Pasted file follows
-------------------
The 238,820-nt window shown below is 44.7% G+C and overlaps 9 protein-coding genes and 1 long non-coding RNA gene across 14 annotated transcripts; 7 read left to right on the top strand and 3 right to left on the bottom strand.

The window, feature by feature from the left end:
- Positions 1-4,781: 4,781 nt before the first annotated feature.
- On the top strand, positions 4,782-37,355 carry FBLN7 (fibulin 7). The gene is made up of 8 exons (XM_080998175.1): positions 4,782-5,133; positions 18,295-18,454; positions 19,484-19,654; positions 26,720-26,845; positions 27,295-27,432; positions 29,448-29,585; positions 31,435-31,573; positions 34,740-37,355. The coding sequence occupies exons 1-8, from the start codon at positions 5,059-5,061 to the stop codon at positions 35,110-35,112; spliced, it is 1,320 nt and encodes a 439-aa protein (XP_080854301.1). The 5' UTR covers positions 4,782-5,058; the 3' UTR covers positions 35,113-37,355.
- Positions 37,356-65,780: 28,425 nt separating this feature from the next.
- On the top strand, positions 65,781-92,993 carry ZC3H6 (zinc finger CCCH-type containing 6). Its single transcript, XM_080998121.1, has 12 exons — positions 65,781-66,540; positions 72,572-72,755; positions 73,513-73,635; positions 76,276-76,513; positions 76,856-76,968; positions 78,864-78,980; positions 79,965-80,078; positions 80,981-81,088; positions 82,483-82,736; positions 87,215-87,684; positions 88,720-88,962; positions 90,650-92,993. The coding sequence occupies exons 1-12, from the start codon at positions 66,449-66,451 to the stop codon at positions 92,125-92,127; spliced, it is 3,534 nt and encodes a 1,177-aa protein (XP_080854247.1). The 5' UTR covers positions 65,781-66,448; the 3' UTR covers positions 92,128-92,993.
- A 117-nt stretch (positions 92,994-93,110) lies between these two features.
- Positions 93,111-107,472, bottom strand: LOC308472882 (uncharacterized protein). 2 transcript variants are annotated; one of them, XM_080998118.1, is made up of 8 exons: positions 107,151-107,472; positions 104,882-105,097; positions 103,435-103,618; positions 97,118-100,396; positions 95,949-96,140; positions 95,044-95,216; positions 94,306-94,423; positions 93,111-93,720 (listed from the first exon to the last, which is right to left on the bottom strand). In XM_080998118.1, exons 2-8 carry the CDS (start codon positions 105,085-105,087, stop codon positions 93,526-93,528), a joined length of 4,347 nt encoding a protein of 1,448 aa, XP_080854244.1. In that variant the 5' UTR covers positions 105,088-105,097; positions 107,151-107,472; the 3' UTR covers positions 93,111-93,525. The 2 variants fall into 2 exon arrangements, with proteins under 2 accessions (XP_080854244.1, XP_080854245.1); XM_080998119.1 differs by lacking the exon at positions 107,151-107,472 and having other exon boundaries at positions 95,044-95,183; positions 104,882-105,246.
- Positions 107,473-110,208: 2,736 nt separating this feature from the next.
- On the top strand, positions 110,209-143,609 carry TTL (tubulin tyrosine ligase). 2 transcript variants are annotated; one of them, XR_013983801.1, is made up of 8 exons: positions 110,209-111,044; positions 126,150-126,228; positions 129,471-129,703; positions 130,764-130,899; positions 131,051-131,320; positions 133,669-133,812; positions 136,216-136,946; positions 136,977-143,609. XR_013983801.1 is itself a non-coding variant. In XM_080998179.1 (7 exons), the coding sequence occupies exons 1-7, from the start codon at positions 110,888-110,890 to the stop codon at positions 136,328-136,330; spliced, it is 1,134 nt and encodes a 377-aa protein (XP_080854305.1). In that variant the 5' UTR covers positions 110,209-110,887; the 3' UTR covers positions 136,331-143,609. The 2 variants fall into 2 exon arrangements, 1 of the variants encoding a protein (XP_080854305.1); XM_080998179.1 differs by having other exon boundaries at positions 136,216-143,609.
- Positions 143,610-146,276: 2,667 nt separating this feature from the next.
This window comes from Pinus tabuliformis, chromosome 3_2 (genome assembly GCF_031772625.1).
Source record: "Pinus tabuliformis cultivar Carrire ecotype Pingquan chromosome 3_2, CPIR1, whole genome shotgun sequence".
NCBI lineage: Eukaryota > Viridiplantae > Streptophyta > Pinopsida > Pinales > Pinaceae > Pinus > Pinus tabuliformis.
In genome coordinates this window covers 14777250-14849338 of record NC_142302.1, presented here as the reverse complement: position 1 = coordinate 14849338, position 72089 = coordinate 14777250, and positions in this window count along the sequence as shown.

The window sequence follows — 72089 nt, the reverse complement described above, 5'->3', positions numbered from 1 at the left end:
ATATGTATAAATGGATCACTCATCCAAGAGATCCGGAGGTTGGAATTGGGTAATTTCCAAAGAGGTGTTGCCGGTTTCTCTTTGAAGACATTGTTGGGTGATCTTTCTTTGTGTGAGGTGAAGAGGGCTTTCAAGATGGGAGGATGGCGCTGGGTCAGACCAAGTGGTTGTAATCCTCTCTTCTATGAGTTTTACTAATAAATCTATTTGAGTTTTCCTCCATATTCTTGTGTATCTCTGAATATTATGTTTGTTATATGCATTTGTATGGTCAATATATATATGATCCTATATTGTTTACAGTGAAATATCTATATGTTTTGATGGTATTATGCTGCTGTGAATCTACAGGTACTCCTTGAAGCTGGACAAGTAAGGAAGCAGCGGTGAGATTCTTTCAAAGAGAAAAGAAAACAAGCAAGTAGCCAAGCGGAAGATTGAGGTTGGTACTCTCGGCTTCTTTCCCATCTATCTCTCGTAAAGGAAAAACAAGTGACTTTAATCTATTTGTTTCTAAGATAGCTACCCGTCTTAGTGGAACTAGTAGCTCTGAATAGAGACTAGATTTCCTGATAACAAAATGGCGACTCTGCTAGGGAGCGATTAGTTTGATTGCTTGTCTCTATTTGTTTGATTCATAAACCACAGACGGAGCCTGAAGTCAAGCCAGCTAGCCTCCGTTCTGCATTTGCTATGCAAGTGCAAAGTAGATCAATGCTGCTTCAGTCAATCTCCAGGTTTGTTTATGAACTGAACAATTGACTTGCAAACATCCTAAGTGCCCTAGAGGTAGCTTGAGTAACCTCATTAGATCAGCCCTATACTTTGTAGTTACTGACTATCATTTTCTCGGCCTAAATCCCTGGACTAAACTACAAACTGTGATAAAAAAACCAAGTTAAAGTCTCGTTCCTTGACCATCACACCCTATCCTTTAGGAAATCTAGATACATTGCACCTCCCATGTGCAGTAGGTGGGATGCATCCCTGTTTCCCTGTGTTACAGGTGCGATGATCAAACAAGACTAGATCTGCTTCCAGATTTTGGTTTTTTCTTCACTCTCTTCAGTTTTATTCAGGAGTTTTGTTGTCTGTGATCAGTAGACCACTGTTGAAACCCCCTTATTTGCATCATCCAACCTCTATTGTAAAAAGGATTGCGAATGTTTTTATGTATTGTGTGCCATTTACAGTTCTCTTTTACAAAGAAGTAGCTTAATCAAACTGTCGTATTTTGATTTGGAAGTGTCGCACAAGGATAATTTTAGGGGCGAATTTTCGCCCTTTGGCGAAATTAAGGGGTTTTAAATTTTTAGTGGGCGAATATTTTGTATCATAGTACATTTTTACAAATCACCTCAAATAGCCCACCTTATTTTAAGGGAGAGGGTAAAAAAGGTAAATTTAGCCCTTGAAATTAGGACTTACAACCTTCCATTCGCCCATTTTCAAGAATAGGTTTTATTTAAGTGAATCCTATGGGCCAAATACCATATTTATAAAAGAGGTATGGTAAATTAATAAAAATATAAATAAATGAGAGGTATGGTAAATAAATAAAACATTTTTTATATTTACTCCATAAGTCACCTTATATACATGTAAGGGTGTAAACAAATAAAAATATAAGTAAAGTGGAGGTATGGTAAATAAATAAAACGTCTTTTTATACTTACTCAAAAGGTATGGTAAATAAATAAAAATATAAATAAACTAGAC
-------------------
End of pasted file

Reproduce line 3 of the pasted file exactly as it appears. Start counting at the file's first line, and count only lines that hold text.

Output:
- Positions 1-4,781: 4,781 nt before the first annotated feature.